Radiation in the operating room is a prevalent issue in many situations – for the patient, surgeon, radiation technologist and operating room staff.  Exposure to radiation has been associated with increased risk of cancer among surgeons in orthopedic hospitals (Mastrangelo, et al., 2005) , increased prevalence of breast cancer among female orthopedic surgeons (Chou, Chandran, & Harris, 2012), heightened risk of cardiovascular disease (Adams, Hardenbergh, Constine, & Lipshiltz, 2003), increased risk of melanoma among radiologic technicians (D. Michal Freedman , 2002), long term effects on the cataract (Hayes & Fisher, 1979), among many other detrimental and dangerous effects. 

The effects of radiation are particularly relevant among spine surgeons, whose dose rate during fluoroscopically assisted pedicle screw insertion can be 10-12 times higher than a non-spinal thoracolumbar musculoskeletal procedure (Rampersaud, Foley, Shen, Williams, & Solomito, 2000).  Here, we outline some techniques to reduce and mitigate radiation exposure and protect yourself and your patients in the operating room:

  • Use Radiation Shielding
  • Reduce Fluoroscopy Exposure
  • Machine Vision Image-Guided Surgery 

Use Radiation Shielding

Physical protection such as lead-lined shields, exiting the operating room, and surgeon/staff standing position are methods of shielding in order to reduce radiation exposure.  The practice of wearing lead vests, aprons and thyroid collars is widely adopted as a primary method of shielding the surgeon and operating room staff from ionizing radiation. Proper practice of wearing and storing the aprons are crucial to the efficacy of wearing lead as a shield, however radiation blockage as low as 37.1% has been reported (Seung-Jae Hyun, 2016).

Reduce Fluoroscopy Exposure

Another way to reduce radiation in the operating room when using fluoroscopy is to follow the ALARA (as low as reasonably achievable) principles, designed to minimize radiation dose to the patient and surroundings.  Using pulsed fluoroscopy rather than live or continuous fluoroscopy is one technique to reduce exposure. Using landmarks, manipulating the x-ray beam (collimation) and laser targeting are also ways to eliminate excess exposure (Kaplan, Liporace, & Yoon, 2016).  

Along with these techniques, keeping hands out of the way of the x-ray beam, positioning the image intensifier close to the patient to reduce scatter, and increasing distance between yourself and the x-ray tube are methods of reducing your radiation dose during procedures (Kaplan, Liporace, & Yoon, 2016).  Finally, establishing effective communication with the radiology technician is an essential part of eliminating unnecessary radiation if using fluoroscopy during procedures. However, the best way to reduce radiation and protect yourself in the operating room during navigated spinal procedures is by removing all radiation associated with navigation by performing machine-vision image-guided spine surgery.

Machine Vision Image-Guided Surgery (MvIGS)

In addition to improving surgical outcomes and screw accuracy, using a machine-vision image-guided surgery (MvIGS) system, such as the 7D Surgical System, eliminates all radiation associated with navigation from the operating room.  Using only visible light to perform the registration in a totally sterile surgeon-controlled 20-second workflow, the patient’s anatomy is easily registered to a pre-operative scan.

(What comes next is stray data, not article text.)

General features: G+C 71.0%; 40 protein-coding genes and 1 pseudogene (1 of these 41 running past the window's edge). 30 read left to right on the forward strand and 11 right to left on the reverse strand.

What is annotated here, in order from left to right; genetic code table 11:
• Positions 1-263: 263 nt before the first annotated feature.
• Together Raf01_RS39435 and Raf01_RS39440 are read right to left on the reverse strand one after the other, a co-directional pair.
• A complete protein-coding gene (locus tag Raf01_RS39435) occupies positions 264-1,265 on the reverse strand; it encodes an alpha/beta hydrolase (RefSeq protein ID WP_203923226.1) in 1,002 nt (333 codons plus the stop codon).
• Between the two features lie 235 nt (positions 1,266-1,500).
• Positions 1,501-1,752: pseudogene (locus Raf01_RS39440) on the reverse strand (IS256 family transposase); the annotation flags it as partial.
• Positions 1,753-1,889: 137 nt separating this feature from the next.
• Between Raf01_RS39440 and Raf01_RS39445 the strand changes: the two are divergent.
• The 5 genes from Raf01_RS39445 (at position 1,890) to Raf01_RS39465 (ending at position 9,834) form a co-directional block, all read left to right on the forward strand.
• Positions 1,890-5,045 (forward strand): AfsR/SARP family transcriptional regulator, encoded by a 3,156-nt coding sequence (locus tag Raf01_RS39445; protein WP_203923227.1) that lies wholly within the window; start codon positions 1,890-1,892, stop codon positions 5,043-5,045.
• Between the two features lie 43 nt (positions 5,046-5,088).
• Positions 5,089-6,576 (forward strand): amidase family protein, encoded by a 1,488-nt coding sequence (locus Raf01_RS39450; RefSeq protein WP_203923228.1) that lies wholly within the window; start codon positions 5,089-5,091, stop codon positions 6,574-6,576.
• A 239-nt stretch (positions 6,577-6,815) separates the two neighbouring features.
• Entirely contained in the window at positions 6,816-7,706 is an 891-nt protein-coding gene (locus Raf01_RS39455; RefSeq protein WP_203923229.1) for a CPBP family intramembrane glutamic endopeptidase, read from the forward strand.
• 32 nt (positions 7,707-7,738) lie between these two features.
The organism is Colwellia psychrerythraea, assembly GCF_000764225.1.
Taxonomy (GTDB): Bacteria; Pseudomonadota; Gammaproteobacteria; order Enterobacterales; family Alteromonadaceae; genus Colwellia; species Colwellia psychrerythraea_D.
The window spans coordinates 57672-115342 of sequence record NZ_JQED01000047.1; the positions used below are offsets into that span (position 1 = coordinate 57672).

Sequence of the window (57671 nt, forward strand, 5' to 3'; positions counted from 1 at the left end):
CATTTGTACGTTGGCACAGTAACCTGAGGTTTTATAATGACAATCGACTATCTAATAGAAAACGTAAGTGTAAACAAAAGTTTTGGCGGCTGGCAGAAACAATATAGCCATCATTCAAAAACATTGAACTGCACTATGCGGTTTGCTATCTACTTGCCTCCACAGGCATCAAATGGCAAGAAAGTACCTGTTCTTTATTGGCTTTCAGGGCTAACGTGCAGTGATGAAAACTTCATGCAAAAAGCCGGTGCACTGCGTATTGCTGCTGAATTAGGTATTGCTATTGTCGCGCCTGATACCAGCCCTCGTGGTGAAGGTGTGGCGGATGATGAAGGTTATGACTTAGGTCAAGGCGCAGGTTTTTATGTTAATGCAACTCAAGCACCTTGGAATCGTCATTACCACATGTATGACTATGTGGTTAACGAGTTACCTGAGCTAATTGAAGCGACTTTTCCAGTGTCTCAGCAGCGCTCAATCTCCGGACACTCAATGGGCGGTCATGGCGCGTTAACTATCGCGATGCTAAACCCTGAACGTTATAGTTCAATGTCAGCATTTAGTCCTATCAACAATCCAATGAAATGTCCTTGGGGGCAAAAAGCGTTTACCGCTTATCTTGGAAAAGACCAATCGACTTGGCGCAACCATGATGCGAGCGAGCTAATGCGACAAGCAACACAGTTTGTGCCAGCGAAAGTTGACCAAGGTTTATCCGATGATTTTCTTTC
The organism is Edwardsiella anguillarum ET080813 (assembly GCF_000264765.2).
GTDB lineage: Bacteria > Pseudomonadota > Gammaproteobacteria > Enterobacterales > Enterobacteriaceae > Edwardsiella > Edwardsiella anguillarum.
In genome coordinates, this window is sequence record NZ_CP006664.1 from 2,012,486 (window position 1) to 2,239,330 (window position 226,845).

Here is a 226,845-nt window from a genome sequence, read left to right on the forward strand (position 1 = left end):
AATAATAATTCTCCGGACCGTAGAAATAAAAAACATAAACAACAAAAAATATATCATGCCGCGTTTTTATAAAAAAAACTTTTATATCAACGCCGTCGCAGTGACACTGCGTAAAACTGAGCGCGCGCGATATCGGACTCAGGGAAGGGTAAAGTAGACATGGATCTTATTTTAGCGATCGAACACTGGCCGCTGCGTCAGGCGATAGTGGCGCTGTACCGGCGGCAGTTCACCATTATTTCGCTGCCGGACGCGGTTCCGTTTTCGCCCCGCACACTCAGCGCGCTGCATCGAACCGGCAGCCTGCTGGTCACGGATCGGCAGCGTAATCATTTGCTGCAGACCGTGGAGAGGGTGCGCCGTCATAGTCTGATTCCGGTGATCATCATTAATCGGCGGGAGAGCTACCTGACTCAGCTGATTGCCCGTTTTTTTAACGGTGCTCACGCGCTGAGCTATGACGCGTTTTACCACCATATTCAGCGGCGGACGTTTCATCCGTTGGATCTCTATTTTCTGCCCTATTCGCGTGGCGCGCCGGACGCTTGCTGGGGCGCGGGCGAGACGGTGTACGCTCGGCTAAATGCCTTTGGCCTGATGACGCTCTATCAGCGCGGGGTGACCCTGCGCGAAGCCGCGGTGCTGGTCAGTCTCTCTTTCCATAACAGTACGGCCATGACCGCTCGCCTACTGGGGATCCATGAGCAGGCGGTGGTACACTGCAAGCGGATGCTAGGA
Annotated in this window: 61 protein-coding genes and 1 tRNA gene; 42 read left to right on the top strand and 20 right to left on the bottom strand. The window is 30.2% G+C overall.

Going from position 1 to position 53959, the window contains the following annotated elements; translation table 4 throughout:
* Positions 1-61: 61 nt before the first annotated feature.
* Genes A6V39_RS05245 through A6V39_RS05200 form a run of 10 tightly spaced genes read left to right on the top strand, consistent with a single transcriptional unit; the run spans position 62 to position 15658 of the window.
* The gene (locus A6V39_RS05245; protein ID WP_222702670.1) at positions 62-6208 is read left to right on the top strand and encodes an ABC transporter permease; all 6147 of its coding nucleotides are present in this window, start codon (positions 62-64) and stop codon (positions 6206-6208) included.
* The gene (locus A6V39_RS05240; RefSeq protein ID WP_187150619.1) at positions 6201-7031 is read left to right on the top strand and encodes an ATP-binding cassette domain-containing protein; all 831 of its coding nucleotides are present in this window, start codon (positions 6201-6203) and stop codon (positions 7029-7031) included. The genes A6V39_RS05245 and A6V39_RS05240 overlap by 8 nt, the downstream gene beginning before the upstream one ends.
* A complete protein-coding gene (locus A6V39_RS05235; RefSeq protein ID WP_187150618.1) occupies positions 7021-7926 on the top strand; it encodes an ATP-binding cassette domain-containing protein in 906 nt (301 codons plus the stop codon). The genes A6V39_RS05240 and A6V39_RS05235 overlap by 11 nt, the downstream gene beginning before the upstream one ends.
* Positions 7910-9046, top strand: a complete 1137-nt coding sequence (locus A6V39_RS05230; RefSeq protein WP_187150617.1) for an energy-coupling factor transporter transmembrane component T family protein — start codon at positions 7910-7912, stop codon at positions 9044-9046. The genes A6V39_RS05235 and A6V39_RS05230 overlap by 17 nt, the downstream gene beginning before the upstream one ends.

The 7D Surgical System leverages machine-vision to segmentally register individual vertebrae in seconds, accounting for intersegmental motion and maintaining accuracy throughout the entire procedure as the spine is manipulated. Using machine-vision image guidance can also eliminate multiple intraoperative CT scans required when using radiation co-registration navigation systems.  This is particularly meaningful in pediatric scoliosis cases where multiple intraoperative scans are required for extended constructs due to the small imaging volume of intraoperative CT radiation co-registration systems. Instead, the 7D Surgical System utilizes the weight-based low dose preoperative CT, eliminating unnecessary additional spins and performing the CT in a controlled environment away from surgeons and OR staff.  

There are numerous benefits to using machine-vision image-guided surgery systems such as the 7D Surgical System in your operating room, and it is the only way to eliminate all radiation associated with navigation in the OR while facilitating a fast, efficient and extremely accurate surgical experience.



  • Adams, M., Hardenbergh, P., Constine, L., & Lipshiltz, S. (2003). Radiation-associated cardiovascular disease. Oncology Hematology, 55-75.
  • Chou, L., Chandran, S., & Harris, A. (2012). Increased Breast Cancer Prevalence Among. Journal of Women’s Health, 683-9.
  • D. Michal Freedman , A. S. (2002). Risk of melanoma among radiologic technologists in the United States. International Journal of Cancer.
  • Hayes, B., & Fisher, R. (1979). Influence of a prolonged period of low-dosage x-rays on the optic and ultrastructural appearances of cataract of the human lens. British Journal of Ophthalmology, 457-64.
  • Kaplan, D., Liporace, F., & Yoon, R. (2016). Intraoperative radiation safety in orthopaedics: a review of the ALARA (As low as reasonably achievable) principle. Patient Safety in Surgery, 10:27.
  • Mastrangelo, G., Fedeli, U., Fadda, E., Giovanazzi, A., Scoizzato, L., & Saia, B. (2005). Increased cancer risk among surgeons in an orthopedic hospital. Occupational Medicine, 55:498-500.
  • Rampersaud, Y., Foley, K., Shen, A., Williams, S., & Solomito, M. (2000). Radiation Exposure to the Spine Surgeon During Fluoroscopically Assisted Pedicle Screw Insertion. Spine, 2637-45.
  • Seung-Jae Hyun, K.-J. K.-A.-J. (2016). Efficiency of lead aprons in blocking radiation − how protective are they? Heliyon.